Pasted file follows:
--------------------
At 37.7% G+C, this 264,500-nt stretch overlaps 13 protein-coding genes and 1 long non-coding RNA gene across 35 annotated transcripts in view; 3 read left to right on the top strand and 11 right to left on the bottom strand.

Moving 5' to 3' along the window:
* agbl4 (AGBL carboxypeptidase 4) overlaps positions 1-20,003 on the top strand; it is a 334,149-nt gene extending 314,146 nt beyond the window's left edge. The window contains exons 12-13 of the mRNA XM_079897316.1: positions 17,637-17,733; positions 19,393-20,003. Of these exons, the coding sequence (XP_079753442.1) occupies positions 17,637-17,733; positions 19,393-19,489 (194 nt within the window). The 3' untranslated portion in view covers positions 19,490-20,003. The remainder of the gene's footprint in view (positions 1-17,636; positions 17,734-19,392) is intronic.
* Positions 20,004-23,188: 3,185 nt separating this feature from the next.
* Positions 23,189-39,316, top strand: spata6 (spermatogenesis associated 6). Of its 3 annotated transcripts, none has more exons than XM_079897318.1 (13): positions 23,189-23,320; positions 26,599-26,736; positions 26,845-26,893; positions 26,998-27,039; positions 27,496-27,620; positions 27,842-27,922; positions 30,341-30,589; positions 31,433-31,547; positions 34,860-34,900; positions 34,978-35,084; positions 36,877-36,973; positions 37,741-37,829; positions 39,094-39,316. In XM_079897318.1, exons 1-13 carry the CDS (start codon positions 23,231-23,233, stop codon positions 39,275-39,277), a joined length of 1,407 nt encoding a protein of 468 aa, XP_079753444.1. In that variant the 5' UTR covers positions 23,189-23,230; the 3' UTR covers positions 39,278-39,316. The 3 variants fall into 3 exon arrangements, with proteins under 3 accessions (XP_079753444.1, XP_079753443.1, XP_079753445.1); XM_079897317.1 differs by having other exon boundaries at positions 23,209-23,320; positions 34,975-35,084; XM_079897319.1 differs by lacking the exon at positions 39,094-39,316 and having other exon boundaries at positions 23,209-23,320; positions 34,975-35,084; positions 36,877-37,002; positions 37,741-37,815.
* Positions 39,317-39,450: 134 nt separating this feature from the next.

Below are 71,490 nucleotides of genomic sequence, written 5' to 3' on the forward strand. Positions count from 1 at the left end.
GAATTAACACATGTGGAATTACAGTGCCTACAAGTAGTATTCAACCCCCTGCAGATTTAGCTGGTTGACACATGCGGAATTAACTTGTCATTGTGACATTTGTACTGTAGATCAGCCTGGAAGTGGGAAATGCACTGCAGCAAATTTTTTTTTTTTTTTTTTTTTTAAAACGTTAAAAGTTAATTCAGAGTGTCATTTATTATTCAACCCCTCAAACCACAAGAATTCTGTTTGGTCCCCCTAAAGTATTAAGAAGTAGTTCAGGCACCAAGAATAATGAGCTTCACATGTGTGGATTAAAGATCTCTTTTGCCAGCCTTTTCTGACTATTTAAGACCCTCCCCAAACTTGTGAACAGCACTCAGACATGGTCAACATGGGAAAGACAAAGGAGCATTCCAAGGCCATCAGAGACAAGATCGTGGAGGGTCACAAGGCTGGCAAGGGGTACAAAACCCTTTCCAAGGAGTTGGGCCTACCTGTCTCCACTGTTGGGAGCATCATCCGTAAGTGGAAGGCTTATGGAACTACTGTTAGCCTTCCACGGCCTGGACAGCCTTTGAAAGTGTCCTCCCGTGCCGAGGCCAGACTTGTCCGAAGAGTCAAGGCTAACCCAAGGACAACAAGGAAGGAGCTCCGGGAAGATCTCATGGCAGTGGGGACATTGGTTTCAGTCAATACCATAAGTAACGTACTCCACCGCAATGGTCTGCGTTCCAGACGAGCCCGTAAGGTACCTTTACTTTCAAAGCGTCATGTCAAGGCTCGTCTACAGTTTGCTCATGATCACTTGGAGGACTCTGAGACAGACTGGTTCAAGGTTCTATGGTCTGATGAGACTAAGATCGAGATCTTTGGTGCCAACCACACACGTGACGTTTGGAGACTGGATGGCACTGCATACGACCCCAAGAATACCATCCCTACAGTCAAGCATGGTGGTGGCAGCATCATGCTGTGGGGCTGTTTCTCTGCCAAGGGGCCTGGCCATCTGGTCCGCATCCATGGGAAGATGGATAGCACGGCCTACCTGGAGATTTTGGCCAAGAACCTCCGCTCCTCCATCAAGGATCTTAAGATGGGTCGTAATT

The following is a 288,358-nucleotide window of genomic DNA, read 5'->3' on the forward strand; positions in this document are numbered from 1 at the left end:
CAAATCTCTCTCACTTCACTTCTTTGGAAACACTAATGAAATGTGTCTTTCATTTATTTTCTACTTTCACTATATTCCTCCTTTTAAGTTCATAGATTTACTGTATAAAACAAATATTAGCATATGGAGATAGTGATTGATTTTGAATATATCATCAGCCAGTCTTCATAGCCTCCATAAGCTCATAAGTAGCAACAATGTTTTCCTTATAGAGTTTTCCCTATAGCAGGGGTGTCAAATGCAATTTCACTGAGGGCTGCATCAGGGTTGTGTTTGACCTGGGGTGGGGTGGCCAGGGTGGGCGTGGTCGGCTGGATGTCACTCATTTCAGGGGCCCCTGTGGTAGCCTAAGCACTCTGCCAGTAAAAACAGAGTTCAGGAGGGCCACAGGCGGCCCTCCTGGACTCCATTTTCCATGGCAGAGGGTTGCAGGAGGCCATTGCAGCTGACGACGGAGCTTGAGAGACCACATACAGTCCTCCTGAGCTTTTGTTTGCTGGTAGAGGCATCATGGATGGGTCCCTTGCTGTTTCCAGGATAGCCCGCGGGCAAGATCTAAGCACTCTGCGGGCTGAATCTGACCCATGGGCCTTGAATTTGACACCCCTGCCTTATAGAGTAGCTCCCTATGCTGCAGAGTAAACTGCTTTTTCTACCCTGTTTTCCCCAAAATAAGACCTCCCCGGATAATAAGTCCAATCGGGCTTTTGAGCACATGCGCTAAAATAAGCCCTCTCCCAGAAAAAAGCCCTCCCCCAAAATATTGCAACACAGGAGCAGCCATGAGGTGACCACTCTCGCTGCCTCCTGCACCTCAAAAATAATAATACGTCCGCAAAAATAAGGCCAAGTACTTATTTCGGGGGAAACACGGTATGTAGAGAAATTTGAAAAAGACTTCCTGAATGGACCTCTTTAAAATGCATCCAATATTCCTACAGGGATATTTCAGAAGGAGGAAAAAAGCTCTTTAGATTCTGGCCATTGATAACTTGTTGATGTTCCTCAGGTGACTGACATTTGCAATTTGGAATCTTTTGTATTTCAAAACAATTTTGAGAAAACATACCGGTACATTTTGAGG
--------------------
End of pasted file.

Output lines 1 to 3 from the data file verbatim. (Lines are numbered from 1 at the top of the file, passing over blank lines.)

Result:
At 37.7% G+C, this 264,500-nt stretch overlaps 13 protein-coding genes and 1 long non-coding RNA gene across 35 annotated transcripts in view; 3 read left to right on the top strand and 11 right to left on the bottom strand.

Moving 5' to 3' along the window:
* agbl4 (AGBL carboxypeptidase 4) overlaps positions 1-20,003 on the top strand; it is a 334,149-nt gene extending 314,146 nt beyond the window's left edge. The window contains exons 12-13 of the mRNA XM_079897316.1: positions 17,637-17,733; positions 19,393-20,003. Of these exons, the coding sequence (XP_079753442.1) occupies positions 17,637-17,733; positions 19,393-19,489 (194 nt within the window). The 3' untranslated portion in view covers positions 19,490-20,003. The remainder of the gene's footprint in view (positions 1-17,636; positions 17,734-19,392) is intronic.